Thou bear'st the belt and spur of Knight.".
"Then by these tokens mayst thou know
Each proud oppressor's mortal foe."-

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Enough, enough; sit down and share
A soldier's couch, a soldier's fare."

XXXI.

He gave him of his Highland cheer,
The harden'd flesh of mountain deer;
Dry fuel on the fire he laid,

The Scottish Highlanders, in former times, had a concise mode of cooking their venison, or rather of dispensing with cooking it, which appears greatly to have surprised the French, whom chance made acquainted with it. The Vidame of Charters, when a hostage in England, during the reign of Edward VI., was permitted to travel into Scotland, and penetrated as far as to the remote Highlands (au fin fond des Sauvages). After a great hunting party, at which a most wonderful quantity of game was destroyed, he saw these Scottish savages devour a part of their venison raw, without any further preparation than compressing it between two batons of wood, so as to force out the blood, and render it extremely hard. This they reckoned a great delicacy; and when the Vidame partook of it, his compliance with their taste rendered him extremely popular. This curious trait of manners was communicated by Mons. de Montmorency, a great friend of the Vidame, to Brantome, by whom it is recorded in Vies des Hommes Illustres, Discours, lxxxix. art. 14. The process by which the raw venison was rendered eatable is described very minutely in the romance of Perceforest, where Estonne, a Scottish knight-errant, having slain a deer, says to his companion Claudius :-"Sire, or mangerez vous et moy aussi. Voire si nous auions de feu, dit Claudius. Par l'ame de mon pere, dist Estonne, ie vous atourneray et cuiray a la maniere de nostre pays comme pour cheualier errant. Lors tira son espee, et sen vint a la branche dung arbre, et y fait vng grant trou, et puis fend la branche bien deux piedx, et boute la cuisse du cerf entredeux, et puis prent le licol de son cheval, et en lye la branche, et destraint si fort, que le sang et les humeurs de la chair saillent hors, et demeure la chair doulce et seiche. Lors prent la chair, et oste ius le cuir, et la chaire demeure aussi blanche comme si ce feust dung chappon. Dont dist a Claudius, Sire, ie la vous ay cuiste a la guise de mon pays, vous en pouez manger hardyement, car ie mangeray premier. Lors met sa main a så selle en ung lieu quil y auoit, et tire hors sel et pondre de poiure et gingembre, mesle ensemble, et le iecte dessus, et le frote sus bien fort, puis le couppe a moytie, et en donne a Claudius l'une des pieces, et puis mort en l'autre aussi sanoureusement quil est aduis que il en feist la pouldre voller. Quant Claudius veit quil le mangeoit de tel goust, il en print grant faim, et commence a manger tresvoulentiers. et dist a Estonne: Par l'ame de moy, ie ne mangeay oncquesmais de chair atournee de telle guise mais doresnauant ie ne me retourneroye pas hors de mon chemin par auoir la cuite. Sire, dist Estonne, quant ie suis en desers d'Escosse, dont ie suis seigneur, ie cheuaucheray huit iours ou quinze que ie n'entreray en chastel ne en maison, et si ne verray feu ne personne viuant fors que bestes sanuages, et de celles mangeray atournees en ceste maniere, et mieulx me plairá que la viande de l'empereur. Ainsi sen vont mangeant et cheuauchant iusques adonc quilz arriuerent sur une moult belle fontaine qui estoit en vne valee. Quant Estonne la vit il dist a Claudius, allons boire a ceste fontaine. Or beuuons, dist Estonne, du boire que le grant dieu a pourueu a toutes gens, et que me plaist mieulx que les ceruoises d'Angleterre."-La Treselegante Hystoire du tresnoble Roy Perceforest. Paris, 1534, fol. tome i. fol. lv. vers.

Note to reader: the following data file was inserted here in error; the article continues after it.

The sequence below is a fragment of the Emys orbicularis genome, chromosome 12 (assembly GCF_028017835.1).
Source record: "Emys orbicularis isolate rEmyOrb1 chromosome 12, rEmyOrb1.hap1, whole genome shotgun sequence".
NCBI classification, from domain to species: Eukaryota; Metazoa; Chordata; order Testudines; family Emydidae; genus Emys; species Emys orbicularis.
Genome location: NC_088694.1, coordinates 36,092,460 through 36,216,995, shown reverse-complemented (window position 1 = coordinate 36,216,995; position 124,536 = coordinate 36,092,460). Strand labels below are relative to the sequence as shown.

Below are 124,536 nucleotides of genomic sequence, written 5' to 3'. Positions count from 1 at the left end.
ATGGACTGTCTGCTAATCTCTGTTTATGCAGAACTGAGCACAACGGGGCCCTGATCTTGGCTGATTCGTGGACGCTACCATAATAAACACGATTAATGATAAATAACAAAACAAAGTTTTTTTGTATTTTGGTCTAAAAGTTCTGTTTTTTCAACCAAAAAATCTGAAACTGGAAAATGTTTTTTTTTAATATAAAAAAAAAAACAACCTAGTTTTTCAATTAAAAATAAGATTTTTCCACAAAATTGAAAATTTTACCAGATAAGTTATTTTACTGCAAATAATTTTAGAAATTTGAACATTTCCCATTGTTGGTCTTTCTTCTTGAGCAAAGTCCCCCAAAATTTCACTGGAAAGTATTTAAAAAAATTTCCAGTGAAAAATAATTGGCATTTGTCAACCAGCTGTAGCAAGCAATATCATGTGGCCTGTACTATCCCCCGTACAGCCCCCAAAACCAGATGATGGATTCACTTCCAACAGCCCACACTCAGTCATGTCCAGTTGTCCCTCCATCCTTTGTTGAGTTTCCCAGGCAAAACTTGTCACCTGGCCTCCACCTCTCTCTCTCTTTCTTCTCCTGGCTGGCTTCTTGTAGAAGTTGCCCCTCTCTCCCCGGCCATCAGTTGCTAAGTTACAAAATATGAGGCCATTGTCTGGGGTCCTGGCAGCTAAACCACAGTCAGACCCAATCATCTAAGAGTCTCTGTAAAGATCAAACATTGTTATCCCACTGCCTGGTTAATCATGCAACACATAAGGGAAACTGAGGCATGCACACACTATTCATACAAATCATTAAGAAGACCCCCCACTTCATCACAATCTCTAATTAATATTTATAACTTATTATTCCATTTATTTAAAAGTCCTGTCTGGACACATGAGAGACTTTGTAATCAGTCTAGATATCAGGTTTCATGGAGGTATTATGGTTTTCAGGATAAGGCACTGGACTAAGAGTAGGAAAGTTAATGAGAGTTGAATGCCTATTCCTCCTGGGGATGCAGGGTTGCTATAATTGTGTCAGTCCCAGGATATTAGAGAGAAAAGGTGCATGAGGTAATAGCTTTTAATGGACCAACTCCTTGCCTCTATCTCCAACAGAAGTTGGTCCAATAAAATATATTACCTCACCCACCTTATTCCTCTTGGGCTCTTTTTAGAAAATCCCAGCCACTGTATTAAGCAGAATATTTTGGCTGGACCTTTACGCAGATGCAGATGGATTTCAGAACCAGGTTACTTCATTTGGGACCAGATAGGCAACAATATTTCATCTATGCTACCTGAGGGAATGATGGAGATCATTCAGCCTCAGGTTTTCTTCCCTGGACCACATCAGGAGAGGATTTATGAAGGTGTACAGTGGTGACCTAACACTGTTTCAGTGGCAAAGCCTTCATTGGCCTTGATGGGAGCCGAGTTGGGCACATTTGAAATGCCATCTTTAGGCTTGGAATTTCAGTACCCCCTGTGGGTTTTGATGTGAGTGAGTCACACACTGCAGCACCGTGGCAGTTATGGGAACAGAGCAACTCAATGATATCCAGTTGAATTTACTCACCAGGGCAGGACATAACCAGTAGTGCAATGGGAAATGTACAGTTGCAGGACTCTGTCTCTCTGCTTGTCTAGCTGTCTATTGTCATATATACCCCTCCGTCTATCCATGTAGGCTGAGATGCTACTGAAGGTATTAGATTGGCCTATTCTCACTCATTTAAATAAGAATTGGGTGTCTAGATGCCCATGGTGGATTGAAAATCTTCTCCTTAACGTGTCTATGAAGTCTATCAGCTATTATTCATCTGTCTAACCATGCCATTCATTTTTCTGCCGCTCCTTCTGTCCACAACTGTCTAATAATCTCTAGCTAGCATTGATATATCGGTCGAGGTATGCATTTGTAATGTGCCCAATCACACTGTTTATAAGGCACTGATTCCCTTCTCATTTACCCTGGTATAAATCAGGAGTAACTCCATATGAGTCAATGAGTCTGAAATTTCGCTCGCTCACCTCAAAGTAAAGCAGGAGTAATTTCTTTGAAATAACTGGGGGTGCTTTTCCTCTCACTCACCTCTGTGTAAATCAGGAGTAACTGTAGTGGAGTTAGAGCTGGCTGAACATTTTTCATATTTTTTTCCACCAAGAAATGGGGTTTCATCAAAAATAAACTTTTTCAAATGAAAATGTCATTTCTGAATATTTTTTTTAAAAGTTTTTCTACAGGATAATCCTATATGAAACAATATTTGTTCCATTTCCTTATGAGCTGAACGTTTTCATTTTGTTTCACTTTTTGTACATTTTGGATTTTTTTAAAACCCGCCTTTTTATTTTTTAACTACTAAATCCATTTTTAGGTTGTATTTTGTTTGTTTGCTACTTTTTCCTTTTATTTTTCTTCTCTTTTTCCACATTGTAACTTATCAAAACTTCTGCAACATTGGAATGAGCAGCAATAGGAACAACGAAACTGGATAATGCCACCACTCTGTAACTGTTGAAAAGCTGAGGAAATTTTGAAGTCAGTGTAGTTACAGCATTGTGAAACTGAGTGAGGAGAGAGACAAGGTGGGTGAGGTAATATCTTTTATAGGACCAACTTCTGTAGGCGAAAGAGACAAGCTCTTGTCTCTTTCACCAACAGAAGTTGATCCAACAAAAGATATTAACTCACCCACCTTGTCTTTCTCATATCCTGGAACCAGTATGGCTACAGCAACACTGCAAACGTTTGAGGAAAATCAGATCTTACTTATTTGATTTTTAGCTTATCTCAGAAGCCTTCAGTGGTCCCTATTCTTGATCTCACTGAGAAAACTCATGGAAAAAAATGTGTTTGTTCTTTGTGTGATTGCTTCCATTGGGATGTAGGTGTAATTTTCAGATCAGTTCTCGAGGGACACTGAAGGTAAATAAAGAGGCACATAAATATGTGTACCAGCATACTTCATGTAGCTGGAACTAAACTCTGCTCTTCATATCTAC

After all, it may be doubted whether la chaire nostree, for so the French called the venison thus summarily prepared, was any thing more than a mere rude kind of deer-ham.

And bade the Saxon share his plaid.
He tended him like welcome guest,
Then thus his further speech address'd.
"Stranger, I am to Roderick Dhu
A clansman born, a kinsman true;
Each word against his honour spoke,
Demands of me avenging stroke;
Yet more,-upon thy fate, 'tis said,
A mighty augury is laid.

It rests with me to wind my horn,—
Thou art with numbers overborne ;
It rests with me, here, brand to brand,
Worn as thou art, to bid thee stand:
But, not for clan, nor kindred's cause,
Will I depart from honour's laws;
To assail a wearied man were shame,
And stranger is a holy name`;
Guidance and rest, and food and fire,
In vain he never must require.
Then rest thee here till dawn of day;
Myself will guide thee on the way,

O'er stock and stone, through watch and ward,
Till past Clan-Alpine's outmost guard,

As far as Coilantogle's ford;

From thence thy warrant is thy sword.”-
"I take thy courtesy, by Heaven,
As freely as 'tis nobly given!".
"Well, rest thee; for the bittern's cry
Sings us the lake's wild lullaby.”
With that he shook the gather'd heath,
And spread his plaid upon the wreath;
And the brave foemen, side by side,
Lay peaceful down like brothers tried,
And slept until the dawning beam'
Purpled the mountain and the stream.

I [MS." And slept until the dawning streak
Purpled the mountain and the lake."]